Colorado Springs Tarot Card Readers See Tarot Go Mainstream | Arts and entertainment

Scrolling through videos, one appears showing flower cards that will be flipped.

“It found you because…” read the words on the screen. “These financial problems are about to end.”

It looks and sounds like other social media content, thanks in part to Olivia Rodrigo’s popular song playing in the background.

Meg Ludwig lays out her tarot cards for a reading. She does pop-up readings at Eclectic Co. twice a month.

But it’s not meant to make you laugh or teach you how to cook dinner. It aims to help you make some of your most important life decisions.

The comments section is flooded with some version of the phrase “I claim this energy”, indicating that hundreds of people, if not more, believe this.

These videos show something else. Tarot card reading is no longer a mysterious thing behind the curtain. Tarot readings are on TikTok, which kind of means tarot readings are everywhere.

This is true in Colorado Springs, where tarot readings can be found at festivals, farmers markets and birthday parties.

They can be found in downtown stores like Eclectic Co., where Meg Ludwig hosts a pop-up tarot reading every other weekend. Ludwig, 35, is prepared for anyone who walks through the door, which is usually a mix of tourists or locals, and welcomes different reactions to the tarot table. Ludwig can see the look in people’s eyes.

“A lot of people are pretty freaked out that I’m going to tell them they’re going to die,” she said. “And I’ve never predicted anyone’s death.”

This is one misconception that Ludwig runs into. There are many others.

“Many of my sessions demystify what people have learned from TV and movies about tarot,” Ludwig said. “And just to show them I’m a normal person.”

She often encounters this type of conversation because tarot may not seem normal. Or not until now.

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Meg Ludwig shuffles the tarot cards. Ludwig does pop-up readings at Eclectic Co. twice a month. (Photo by Jerilee Bennett, The Gazette)

Ludwig has seen tarot go mainstream, as has Natalie Evans, who reads from her metaphysical shop, over the phone and at random parties.

“Honestly, with the advent of TikTok, it really blew up,” she said.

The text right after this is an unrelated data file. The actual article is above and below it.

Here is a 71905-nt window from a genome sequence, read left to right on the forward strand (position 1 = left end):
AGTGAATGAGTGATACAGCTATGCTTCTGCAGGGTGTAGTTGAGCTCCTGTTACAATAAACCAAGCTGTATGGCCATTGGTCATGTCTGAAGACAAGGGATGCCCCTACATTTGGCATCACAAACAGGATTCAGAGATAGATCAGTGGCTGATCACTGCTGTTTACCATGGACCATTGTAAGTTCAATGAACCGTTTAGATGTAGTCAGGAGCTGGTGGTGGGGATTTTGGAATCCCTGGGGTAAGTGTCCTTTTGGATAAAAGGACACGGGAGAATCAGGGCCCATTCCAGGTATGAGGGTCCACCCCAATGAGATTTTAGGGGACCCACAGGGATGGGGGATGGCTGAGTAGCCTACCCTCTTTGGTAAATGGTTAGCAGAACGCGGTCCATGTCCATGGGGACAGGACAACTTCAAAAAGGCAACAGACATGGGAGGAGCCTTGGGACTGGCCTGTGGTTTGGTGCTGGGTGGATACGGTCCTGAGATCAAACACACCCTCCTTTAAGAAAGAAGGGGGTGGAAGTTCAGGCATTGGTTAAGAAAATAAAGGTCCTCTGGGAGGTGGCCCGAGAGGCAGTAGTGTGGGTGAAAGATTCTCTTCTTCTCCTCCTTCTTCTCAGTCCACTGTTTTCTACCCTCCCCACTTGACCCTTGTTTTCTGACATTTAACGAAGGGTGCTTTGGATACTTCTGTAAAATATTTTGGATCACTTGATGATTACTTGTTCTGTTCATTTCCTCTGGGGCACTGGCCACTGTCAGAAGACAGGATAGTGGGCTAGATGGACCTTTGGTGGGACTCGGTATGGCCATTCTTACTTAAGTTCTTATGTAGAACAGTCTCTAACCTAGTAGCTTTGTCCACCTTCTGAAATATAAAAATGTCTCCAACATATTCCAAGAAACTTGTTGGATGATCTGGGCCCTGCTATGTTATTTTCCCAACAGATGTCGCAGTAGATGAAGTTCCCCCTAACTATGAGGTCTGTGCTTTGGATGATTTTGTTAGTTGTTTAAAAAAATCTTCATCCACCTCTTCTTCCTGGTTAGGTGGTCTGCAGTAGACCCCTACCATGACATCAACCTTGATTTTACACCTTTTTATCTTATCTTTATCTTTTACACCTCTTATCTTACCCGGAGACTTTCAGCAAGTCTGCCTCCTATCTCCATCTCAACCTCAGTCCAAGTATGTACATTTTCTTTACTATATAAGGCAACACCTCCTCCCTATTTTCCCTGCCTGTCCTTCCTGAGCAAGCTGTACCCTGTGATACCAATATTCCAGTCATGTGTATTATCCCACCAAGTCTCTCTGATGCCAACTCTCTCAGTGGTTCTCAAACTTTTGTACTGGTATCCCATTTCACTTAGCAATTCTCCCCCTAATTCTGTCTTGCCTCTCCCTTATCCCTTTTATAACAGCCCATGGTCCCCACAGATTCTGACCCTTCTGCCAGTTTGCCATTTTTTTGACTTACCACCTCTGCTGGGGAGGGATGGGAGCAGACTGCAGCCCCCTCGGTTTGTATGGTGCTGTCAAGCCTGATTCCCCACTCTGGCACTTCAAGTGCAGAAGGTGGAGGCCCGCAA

She said she was breaking out of “taboo.” But the soul of tarot should not be lost.

“Tarot is for self-observation,” she said. “It’s about looking inside yourself to see what moves you can make to improve your life.”

Evans gets a lot of naysayers. So sometimes she tells her story. She wasn’t looking for tarot. She didn’t want to become a mother at 17. She didn’t want to become a 19-year-old widow after her husband died of cancer.

And she wasn’t looking for tarot. Her friend thought it was a good idea.

“She was able to tell me right off the bat that I was a widow,” Evans said of the tarot card reader. “You can’t just assume a 19-year-old is a widow.”

The reader told more to the young woman who has had spiritual experiences before but is afraid of this reading because she doesn’t want to hear any more bad news. A reader told her she would meet a strong, red-haired man someday, and Evans did. The reader brought up something else. A new belief. Healing. Career.

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Meg Ludwig arranges her tarot cards inside while there is a sign in the Electic Co. window. Ludwig does pop-up readings at Eclectic Co. twice a month. (Photo by Jerilee Bennett, The Gazette)

“It all comes back to helping people,” she said. “I like helping people with my gifts.”

Now she can tell others that. Now she has to help others.

“I truly believe this is what I’m meant to do with my life,” Ludwig said.

“A lot of people are pretty freaked out that I’m going
to tell them they are going to die. And I never predicted
someone’s death.” Meg Ludwig, Tarot Card Reader

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